Less dependent on read length.
|Cannot detect balanced SVs such as inversions.|
Strategies for structural variant detection. (Escaramís, et al., 2015)
The advent of long-read sequencing technologies has dramatically reshaped the landscape of genomic research. Unlike NGS, which typically provides shorter reads, long-read sequencing produces much longer read lengths, often spanning hundreds of bases. This considerable length advantage provides a comprehensive view of complex regions, enabling the detection of larger SVs that may be missed or fragmented by shorter reads.
In addition, long-read sequencing has a unique advantage in analyzing SVs located within repetitive or GC-rich regions, such as repeat extensions, which often pose a challenge to other sequencing methods. By being able to span the entire SV end-to-end, long-read long sequencing provides unrivaled resolution, revealing the SV and its potential epigenetic impact.
DeBreak: precise structural variant discovery
DeBreak emerges at the forefront of the computational realm as an intricate engine formulated to achieve a broad yet nuanced detection of structural variants (SVs). Its prowess is underscored by a bipartite methodology tailored for SV elucidation. When addressing SVs manifesting within reads, DeBreak deploys an intricate scan on the reads for an in-depth comparative assessment. It subsequently employs a density-oriented clustering algorithm, designed to aggregate these signals. The final refinement phase harnesses the capabilities of the partial order alignment (POA) algorithm, a cutting-edge computational method, that aids in the meticulous identification of SV breakpoints right to the atomic resolution of a single base pair. For SVs of a magnitude that overshadows the conventional read length, DeBreak's integrative architecture incorporates local de novo assembly, thereby reconstructing sequences encapsulating the SV. The culmination of these processes results in DeBreak's standing as an essential instrument in the domain of structural variation analytics.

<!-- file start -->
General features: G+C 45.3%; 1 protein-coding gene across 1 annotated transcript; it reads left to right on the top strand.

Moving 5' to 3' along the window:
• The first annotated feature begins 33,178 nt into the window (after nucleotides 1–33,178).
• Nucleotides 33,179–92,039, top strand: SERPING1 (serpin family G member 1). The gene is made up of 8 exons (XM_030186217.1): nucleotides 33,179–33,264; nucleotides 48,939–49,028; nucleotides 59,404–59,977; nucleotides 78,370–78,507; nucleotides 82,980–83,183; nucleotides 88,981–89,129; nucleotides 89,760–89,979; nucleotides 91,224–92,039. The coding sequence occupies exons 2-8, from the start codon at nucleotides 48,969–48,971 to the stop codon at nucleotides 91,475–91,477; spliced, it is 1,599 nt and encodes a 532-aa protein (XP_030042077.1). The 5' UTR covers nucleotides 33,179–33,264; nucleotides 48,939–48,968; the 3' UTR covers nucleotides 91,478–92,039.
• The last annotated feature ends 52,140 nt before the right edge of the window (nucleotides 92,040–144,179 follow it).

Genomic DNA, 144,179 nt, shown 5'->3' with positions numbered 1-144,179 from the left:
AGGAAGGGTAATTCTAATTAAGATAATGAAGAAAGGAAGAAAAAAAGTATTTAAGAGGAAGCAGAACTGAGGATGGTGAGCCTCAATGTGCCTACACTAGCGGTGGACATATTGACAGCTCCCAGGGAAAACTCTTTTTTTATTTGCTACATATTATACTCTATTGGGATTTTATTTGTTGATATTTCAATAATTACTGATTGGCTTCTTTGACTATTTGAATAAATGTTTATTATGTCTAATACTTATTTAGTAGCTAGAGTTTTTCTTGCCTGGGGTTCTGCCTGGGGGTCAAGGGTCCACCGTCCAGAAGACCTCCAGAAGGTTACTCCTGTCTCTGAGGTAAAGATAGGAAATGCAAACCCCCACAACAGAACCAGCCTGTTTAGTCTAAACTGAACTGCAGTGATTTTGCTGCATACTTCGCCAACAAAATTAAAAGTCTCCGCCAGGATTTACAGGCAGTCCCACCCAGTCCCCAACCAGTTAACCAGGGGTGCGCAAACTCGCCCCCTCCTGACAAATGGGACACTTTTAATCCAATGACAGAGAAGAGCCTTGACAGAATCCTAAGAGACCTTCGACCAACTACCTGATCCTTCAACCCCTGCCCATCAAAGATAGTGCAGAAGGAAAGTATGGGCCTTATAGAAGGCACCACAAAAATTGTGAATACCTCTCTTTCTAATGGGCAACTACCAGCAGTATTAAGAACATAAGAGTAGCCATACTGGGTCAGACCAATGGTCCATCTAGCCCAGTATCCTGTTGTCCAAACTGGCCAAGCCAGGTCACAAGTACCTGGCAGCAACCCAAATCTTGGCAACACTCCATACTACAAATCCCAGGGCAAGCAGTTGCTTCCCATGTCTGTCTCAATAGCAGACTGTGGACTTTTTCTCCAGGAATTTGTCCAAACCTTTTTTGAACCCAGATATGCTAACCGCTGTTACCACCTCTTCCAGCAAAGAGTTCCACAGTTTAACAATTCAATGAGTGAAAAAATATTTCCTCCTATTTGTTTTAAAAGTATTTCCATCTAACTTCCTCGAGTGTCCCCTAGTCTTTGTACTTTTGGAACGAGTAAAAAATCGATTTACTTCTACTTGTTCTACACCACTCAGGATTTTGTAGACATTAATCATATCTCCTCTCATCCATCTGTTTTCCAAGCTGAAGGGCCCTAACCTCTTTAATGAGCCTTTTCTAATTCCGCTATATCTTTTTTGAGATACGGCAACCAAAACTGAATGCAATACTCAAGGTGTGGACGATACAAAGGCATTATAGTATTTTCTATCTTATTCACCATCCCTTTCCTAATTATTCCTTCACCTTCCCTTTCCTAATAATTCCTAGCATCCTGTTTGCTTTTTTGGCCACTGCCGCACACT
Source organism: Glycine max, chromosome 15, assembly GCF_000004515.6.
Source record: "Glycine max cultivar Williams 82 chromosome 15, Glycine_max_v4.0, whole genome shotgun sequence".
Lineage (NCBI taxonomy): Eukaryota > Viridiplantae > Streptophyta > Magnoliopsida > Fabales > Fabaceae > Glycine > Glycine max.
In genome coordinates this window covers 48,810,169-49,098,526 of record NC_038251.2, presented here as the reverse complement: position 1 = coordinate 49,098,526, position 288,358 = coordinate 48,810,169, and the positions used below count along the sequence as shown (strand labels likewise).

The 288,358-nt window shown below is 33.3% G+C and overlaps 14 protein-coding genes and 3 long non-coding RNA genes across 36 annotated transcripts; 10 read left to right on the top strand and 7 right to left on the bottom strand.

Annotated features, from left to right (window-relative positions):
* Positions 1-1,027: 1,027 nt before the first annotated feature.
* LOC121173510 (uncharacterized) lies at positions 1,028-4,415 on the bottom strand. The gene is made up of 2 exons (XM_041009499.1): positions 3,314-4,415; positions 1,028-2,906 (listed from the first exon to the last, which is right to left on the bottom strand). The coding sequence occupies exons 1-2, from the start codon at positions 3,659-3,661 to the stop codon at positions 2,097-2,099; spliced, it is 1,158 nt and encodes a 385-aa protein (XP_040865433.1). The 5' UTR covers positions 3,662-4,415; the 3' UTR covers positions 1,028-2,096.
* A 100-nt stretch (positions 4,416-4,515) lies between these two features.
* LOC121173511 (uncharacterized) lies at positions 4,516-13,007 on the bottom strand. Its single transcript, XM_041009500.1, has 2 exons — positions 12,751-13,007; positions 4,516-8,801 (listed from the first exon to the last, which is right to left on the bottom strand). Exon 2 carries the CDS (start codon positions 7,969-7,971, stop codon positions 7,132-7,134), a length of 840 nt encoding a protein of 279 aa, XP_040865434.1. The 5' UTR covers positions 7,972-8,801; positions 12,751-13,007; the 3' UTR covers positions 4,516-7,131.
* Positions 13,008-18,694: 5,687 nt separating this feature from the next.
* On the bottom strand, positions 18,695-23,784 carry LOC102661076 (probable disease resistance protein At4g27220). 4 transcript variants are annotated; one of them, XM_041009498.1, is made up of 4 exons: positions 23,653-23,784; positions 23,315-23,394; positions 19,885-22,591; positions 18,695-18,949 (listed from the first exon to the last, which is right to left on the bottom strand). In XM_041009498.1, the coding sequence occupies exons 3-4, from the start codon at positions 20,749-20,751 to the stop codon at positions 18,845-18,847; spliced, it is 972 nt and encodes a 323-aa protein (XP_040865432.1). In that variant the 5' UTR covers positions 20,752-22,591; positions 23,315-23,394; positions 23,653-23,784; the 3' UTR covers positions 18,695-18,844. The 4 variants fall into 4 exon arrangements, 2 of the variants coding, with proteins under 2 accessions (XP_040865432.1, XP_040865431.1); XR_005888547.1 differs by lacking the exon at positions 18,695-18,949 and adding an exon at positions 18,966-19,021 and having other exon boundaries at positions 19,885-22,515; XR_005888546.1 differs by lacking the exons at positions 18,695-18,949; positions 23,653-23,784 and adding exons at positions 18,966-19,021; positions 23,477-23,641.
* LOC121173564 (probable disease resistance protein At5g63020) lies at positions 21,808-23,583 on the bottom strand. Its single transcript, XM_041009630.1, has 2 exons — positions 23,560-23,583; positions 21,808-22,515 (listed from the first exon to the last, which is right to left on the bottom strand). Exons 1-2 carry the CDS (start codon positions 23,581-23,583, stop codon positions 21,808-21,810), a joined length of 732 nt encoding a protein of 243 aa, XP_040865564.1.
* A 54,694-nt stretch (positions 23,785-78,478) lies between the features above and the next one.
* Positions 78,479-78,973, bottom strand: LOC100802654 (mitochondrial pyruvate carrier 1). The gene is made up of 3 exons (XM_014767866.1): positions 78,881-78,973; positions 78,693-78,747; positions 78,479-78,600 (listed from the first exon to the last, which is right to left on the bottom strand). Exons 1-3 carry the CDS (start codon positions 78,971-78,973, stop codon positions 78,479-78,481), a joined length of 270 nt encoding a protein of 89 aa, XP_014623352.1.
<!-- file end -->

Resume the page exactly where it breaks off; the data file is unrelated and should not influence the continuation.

The major steps of DeBreak SV discovery include SV signal detection, signal clustering, breakpoint refinement, and filtering and genotyping. (Chen et al., 2023)
CombiSV: integrating structural variation results for enhanced detection
Expanding upon the foundational principles in contemporary SV research, combiSV pioneers an innovative trajectory by fusing outputs from an array of structural variant calling instruments. This integration is strategized to proffer a SV dataset that is both exhaustive and precision-driven. By seamlessly knitting together the inherent capabilities of each SV caller, combiSV not only heightens recall but also amplifies precision metrics. A testament to its prowess is the compelling performance when analyzed alongside the Genome in a Bottle (GIAB) consortium's gold-standard benchmark set, which further accentuates combiSV's formidable efficacy.
CuteSV: efficient and scalable SV detection
Distinctively positioned, CuteSV revolutionizes the domain with its comparison-centric SV detection mechanism, meticulously curated for long read-length sequencing datasets. At the core of CuteSV's architecture is its capability to aggregate features spanning diverse SV genres. This then cascades into a sharp SV detection modus operandi, leveraging both clustering and refinement methodologies. While the current gamut of tools often oscillate between sensitivity, scalability, and specificity, particularly concerning distinctive sequencing platforms, CuteSV emerges as an exemplar, boasting cross-platform adaptability, swifter computational throughput, and an unparalleled sensitivity spectrum, a facet that is pronounced even when confronted with datasets characterized by reduced coverage.
Schematic illustration of the cuteSV approach. (Jiang et al., 2020)
For research purposes only, not intended for personal diagnosis, clinical testing, or health assessment